Reviewing online harms legislation

The mandate letters for the Minister of Canadian Heritage and for the Minister of Justice and Attorney General each contain a section calling for the Ministers “to develop and introduce legislation as soon as possible to combat serious forms of harmful online content to protect Canadians and hold social media platforms and other online services accountable for the content they host”.

It is worth examining the report of the Joint Committee on the Draft Online Safety Bill, issued by the UK House of Lords and House of Commons in mid-December [pdf, 2.0 MB].

The UK report opens powerfully:

Self-regulation of online services has failed. Whilst the online world has revolutionised our lives and created many benefits, underlying systems designed to service business models based on data harvesting and microtargeted advertising shape the way we experience it. Algorithms, invisible to the public, decide what we see, hear and experience. For some service providers this means valuing the engagement of users at all costs, regardless of what holds their attention. This can result in amplifying the false over the true, the extreme over the considered, and the harmful over the benign.

The human cost can be counted in mass murder in Myanmar, in intensive care beds full of unvaccinated Covid-19 patients, in insurrection at the US Capitol, and in teenagers sent down rabbit holes of content promoting self-harm, eating disorders and suicide. This has happened because for too long the major online service providers have been allowed to regard themselves as neutral platforms which are not responsible for the content that is created and shared by their users. Yet it is these algorithms which have enabled behaviours which would be challenged by the law in the physical world to thrive on the internet. If we do nothing these problems will only get worse. Our children will pay the heaviest price. That is why the driving force behind the Online Safety Bill is the belief that these companies must be held liable for the systems they have created to make money for themselves.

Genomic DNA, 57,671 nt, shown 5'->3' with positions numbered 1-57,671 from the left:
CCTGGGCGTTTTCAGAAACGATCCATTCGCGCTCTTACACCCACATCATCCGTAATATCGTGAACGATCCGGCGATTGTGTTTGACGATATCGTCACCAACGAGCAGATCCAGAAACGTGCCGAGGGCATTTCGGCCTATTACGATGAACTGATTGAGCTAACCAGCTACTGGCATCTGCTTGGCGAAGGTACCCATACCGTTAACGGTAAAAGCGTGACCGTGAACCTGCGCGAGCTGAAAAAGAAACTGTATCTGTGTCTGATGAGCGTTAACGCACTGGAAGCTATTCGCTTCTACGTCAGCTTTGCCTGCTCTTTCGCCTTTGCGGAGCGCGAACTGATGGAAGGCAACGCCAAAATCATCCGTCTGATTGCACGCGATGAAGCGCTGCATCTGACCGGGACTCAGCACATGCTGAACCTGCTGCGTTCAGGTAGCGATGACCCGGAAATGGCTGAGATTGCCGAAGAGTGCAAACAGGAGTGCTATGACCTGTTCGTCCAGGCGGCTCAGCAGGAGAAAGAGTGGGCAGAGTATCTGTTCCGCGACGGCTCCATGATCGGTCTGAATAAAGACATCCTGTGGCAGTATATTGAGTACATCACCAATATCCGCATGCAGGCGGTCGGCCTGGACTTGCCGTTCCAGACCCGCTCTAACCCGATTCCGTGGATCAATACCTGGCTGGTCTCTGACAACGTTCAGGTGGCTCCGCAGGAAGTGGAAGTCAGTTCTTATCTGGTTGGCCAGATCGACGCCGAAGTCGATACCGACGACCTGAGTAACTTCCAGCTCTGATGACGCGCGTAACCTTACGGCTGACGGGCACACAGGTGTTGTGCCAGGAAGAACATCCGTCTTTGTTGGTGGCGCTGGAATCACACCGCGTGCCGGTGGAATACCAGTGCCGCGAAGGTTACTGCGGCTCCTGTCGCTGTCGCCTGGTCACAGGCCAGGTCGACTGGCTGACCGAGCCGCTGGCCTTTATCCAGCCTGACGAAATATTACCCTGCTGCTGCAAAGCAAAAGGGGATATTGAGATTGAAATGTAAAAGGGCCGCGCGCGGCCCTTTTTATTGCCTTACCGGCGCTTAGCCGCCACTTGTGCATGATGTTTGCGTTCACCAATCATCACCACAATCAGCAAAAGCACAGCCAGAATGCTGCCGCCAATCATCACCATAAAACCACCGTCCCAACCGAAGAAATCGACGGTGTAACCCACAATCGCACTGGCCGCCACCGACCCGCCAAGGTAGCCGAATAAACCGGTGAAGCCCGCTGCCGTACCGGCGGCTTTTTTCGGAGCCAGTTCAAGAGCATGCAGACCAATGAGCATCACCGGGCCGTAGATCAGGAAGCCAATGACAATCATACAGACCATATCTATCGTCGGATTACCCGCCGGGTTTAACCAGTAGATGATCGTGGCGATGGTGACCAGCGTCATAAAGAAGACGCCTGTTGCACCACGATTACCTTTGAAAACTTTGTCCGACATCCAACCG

At 193 pages, it is a lengthy but worthwhile read. The report includes 127 recommendations for the draft legislation over 25 pages in the report.

Having been involved in a number of projects and committees with the late human rights lawyer Alan Borovoy, I am sympathetic to his view that “We should not censor those making racist statements but censure them.” Professor Daniel Lyons of Boston College writes “Traditionally, the solution to bad speech is more speech, not censorship.” He expresses concern that attempting to control the flow of information online, like other attempts to craft digital legislation, can lead to unintended consequences.

Big Tech’s critics are correct that platforms can be misused to disseminate socially undesirable content online. But the remedy is to address the source of the problem — harmful users and the social conditions that make their messages attractive to others.

Still, it is difficult to reconcile how we can accept content in a digital stream which would be unacceptable in print, or as the UK paper writes, enabling “behaviours which would be challenged by the law in the physical world to thrive on the internet.”

Following its consultation process, those crafting new laws need to maintain a careful balance. Perhaps those involved in drafting Canada’s legislation should consider some of the UK recommendations in their initial draft.

“If we do nothing these problems will only get worse. Our children will pay the heaviest price.”

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